It’s often remarked that Donald Trump appeals to angry voters. That’s surely true. Yet there is a delicate discomfort about mentioning exactly the issue those voters—at least, those Republican voters—say they are most angry about: the breakdown of immigration enforcement. Trump holds a 2-1 lead over Jeb Bush among Republicans who want an immigration policy that focuses on enforcement and deportation.
Many leading politicians have expressed concern over Kathryn Steinle’s sad death. They typically represent the crime as something aberrational. Hillary Clinton, for example, said that San Francisco authorities “made a mistake” when they released Lopez-Sanchez into the community. Jeb Bush said, “The system broke down for [Steinle] and her family, and you can see why people are upset about that.”
Trump, however, had already staked out a position that defined the Steinle killing as anything but aberrational. The system didn’t break down for Steinle. It functioned as it all too often does. As Senator Ted Cruz pointed out during a July 21 Judiciary Committee hearing on crimes by illegal immigrants, in 2014 alone, immigration authorities released into American communities 193 illegal immigrants with homicide convictions, 426 people with sexual-assault convictions and 16,000 with drunk-driving convictions. Altogether, 104,000 people who by law should have been deported were instead allowed to remain on American soil. The director of the agency in charge of the removals offered as a partial excuse that immigration courts faced a backlog of 500,000 cases.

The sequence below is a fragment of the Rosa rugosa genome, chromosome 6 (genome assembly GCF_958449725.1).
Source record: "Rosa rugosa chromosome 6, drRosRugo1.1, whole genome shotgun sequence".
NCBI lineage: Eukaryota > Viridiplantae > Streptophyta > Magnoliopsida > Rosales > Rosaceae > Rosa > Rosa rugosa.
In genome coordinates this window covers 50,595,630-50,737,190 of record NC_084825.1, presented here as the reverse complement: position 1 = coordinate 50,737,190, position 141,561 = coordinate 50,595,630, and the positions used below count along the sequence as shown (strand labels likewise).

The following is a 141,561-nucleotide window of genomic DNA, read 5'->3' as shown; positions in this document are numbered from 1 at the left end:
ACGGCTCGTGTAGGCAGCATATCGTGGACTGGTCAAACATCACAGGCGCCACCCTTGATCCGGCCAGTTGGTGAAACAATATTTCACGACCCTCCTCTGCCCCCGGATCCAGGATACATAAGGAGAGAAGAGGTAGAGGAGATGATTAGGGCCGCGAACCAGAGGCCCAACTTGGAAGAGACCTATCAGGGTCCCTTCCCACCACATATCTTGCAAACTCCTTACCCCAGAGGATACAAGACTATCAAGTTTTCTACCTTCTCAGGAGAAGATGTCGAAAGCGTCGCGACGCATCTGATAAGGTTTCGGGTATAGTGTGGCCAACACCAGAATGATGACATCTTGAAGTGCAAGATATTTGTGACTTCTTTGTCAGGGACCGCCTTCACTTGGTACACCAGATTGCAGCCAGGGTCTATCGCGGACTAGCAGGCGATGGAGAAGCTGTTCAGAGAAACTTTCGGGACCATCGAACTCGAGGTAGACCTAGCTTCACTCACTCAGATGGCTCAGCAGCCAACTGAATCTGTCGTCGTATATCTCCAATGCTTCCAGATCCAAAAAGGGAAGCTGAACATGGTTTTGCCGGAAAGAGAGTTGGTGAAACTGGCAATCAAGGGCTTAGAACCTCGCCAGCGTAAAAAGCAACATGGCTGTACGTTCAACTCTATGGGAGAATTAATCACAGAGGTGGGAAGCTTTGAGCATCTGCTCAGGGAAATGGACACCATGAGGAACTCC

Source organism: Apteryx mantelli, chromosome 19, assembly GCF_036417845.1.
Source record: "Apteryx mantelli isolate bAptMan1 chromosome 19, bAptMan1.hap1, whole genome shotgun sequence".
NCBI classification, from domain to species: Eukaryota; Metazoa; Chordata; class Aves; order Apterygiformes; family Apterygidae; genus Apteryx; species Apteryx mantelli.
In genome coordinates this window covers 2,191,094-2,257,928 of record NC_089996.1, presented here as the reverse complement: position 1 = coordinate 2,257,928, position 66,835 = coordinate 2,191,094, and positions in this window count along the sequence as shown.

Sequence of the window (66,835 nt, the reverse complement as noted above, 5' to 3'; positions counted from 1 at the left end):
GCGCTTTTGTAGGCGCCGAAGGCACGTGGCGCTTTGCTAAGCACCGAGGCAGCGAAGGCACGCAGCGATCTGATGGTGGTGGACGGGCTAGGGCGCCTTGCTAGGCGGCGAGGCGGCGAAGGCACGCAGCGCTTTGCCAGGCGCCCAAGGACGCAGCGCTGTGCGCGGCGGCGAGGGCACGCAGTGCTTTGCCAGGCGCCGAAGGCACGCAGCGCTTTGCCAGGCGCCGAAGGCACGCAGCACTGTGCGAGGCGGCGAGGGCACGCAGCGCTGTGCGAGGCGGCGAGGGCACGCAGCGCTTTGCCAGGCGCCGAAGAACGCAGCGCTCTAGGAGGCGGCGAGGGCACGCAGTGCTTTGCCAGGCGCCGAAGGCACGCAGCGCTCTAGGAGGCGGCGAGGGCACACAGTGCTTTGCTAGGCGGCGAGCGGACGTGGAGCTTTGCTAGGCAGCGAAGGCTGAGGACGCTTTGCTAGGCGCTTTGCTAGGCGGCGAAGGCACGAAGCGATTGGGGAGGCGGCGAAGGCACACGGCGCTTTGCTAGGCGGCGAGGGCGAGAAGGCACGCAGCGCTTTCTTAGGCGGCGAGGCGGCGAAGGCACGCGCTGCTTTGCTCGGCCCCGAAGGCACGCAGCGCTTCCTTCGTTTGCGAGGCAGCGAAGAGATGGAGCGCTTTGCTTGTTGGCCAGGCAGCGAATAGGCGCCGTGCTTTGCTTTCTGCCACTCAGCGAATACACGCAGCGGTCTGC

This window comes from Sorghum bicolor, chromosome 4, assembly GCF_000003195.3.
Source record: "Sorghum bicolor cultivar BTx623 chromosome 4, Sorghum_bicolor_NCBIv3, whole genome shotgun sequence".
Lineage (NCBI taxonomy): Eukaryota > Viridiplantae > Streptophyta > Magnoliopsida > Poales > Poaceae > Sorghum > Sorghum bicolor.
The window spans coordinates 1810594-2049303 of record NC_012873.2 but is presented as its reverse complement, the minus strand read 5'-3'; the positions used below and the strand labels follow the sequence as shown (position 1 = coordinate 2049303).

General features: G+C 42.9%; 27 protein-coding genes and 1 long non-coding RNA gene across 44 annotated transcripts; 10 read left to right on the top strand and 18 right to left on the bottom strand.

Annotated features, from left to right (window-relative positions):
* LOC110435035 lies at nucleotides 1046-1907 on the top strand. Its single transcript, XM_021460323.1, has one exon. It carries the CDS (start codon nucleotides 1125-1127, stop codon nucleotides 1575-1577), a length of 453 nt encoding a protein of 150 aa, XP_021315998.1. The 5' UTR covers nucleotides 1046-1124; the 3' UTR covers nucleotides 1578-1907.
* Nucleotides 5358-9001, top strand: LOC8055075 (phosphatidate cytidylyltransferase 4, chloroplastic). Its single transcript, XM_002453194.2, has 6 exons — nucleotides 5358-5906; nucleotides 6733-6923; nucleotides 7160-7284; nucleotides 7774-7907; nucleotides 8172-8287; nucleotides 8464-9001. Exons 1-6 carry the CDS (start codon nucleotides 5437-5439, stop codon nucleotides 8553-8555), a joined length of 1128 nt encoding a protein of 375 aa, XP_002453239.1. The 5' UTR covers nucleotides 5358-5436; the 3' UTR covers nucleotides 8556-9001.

Whatever the cause, there’s no doubt that removals of immigrants convicted of criminal acts have tumbled in Obama’s second term, after a sharp rise in his first term. Federal immigration authorities removed more than 216,000 such immigrants from the United States in fiscal year 2011, more than double the removals of fiscal 2007. But in fiscal 2014, only 178,000 were removed—a 17 percent drop from the 2011 peak.
Yet even as deportations drop, the flow of new illegal immigrants appears to be accelerating. Since illegal immigration is difficult to measure, many experts use the rate of apprehensions at the border as a rough proxy for the overall flow. After a recession-induced pause in 2008-2010, apprehensions of would-be border-crossers jumped 15 percent in fiscal 2013 over fiscal 2012—and then spiked 16 percent further in fiscal 2014 over fiscal 2013.
In his June 16 announcement speech, three weeks before Steinle’s death, Trump seized the issue of crime by immigrants, especially immigrants from Mexico:
When Mexico sends its people, they’re not sending their best. They’re not sending you. They’re not sending you. They’re sending people that have lots of problems, and they’re bringing those problems with us. They’re bringing drugs. They’re bringing crime.
They’re rapists. And some, I assume, are good people … But I speak to border guards and they tell us what we’re getting. And it only makes common sense. It only makes common sense. They’re sending us not the right people.
Republican politicians condemned and repudiated Trump. Business partners severed their relationship with him. Former Texas governor Rick Perry called Trump a “cancer” on the Republican party, and Rupert Murdoch tweeted: “Mexican immigrants, as with all immigrants, have much lower crime rates than native born. Eg El Paso safest city in U.S. Trump wrong.”